Estimating species composition and quantifying uncertainty in multispecies fisheries: hierarchical Bayesian models for stratified sampling protocols with missing data
Abstract:Accurate landing statistics are among the most important data for the management of sustainable fisheries. For many fisheries, however, estimating species-specific landings and the associated uncertainty can be difficult, especially in the case of complex multispecies fisheries. Here we develop general and flexible methods for estimating species-specific landings, motivated by the mixed-species California groundfish fishery. We describe Bayesian generalized linear and hierarchical models for estimating species compositions from port sampling data and illustrate the application of each to several examples from California fisheries. Our hierarchical modeling approach provides a coherent statistical framework that can provide estimates of landings and uncertainty in the face of sparse and missing sampling data that compliment existing procedures for estimating landings. Furthermore, our methods provide ways to compare alternative model formulations and to maintain estimates of uncertainty when landings are aggregated across temporal or spatial scales. Our model structure is applicable to fisheries worldwide.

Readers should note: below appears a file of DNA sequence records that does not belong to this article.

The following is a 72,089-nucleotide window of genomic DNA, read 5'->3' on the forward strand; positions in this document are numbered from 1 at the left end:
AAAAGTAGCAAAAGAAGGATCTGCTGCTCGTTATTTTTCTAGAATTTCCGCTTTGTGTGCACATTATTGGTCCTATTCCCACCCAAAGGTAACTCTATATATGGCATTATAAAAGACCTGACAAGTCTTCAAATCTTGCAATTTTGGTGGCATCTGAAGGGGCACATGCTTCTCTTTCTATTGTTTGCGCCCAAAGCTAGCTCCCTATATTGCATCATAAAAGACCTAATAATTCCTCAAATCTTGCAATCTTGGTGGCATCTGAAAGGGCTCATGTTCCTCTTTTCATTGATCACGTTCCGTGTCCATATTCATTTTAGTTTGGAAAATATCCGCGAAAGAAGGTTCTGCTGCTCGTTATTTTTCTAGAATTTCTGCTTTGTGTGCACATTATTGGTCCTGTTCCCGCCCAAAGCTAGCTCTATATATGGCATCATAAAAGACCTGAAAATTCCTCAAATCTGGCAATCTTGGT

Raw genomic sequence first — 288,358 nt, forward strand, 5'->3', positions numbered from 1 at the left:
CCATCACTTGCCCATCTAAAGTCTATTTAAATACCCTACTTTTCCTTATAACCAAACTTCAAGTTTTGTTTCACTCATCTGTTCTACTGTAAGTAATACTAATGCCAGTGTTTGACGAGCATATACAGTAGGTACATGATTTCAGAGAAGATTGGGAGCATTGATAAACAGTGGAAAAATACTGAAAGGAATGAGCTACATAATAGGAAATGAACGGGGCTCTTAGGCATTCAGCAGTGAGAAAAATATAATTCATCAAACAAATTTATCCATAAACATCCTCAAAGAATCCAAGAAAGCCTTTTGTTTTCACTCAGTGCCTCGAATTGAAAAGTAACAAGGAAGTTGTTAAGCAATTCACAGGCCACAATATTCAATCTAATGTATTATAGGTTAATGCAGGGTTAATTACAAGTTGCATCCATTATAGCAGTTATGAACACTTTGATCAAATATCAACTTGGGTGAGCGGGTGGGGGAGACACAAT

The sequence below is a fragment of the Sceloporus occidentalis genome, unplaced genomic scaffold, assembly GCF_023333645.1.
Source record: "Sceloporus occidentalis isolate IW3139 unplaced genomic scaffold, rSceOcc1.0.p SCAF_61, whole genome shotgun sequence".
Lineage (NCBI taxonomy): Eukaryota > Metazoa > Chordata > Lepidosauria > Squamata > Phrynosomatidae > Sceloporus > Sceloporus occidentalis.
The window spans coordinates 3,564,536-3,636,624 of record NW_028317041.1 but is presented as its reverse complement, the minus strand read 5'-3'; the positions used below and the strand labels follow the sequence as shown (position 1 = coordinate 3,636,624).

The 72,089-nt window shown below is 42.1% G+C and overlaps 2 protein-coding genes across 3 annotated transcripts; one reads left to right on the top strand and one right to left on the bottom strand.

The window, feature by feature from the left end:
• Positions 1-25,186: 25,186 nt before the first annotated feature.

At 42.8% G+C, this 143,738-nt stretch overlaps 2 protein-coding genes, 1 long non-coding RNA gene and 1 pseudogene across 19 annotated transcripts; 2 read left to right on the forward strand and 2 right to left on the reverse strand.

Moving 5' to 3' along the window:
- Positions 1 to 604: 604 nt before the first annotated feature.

Document Type: Research Article
Affiliations: 1: Center for Stock Assessment Research, University of California, Santa Cruz, Mail Stop SOE-2, Santa Cruz, CA 95064, USA. 2: Fisheries Ecology Division, Southwest Fisheries Science Center, National Marine Fisheries Service, National Oceanographic and Atmospheric Administration, 110 Shaffer Road, Santa Cruz, CA 95060, USA.
Publication date: February 20, 2012
- Published continuously since 1901 (under various titles), this monthly journal is the primary publishing vehicle for the multidisciplinary field of aquatic sciences. It publishes perspectives (syntheses, critiques, and re-evaluations), discussions (comments and replies), articles, and rapid communications, relating to current research on cells, organisms, populations, ecosystems, or processes that affect aquatic systems. The journal seeks to amplify, modify, question, or redirect accumulated knowledge in the field of fisheries and aquatic science. Occasional supplements are dedicated to single topics or to proceedings of international symposia.
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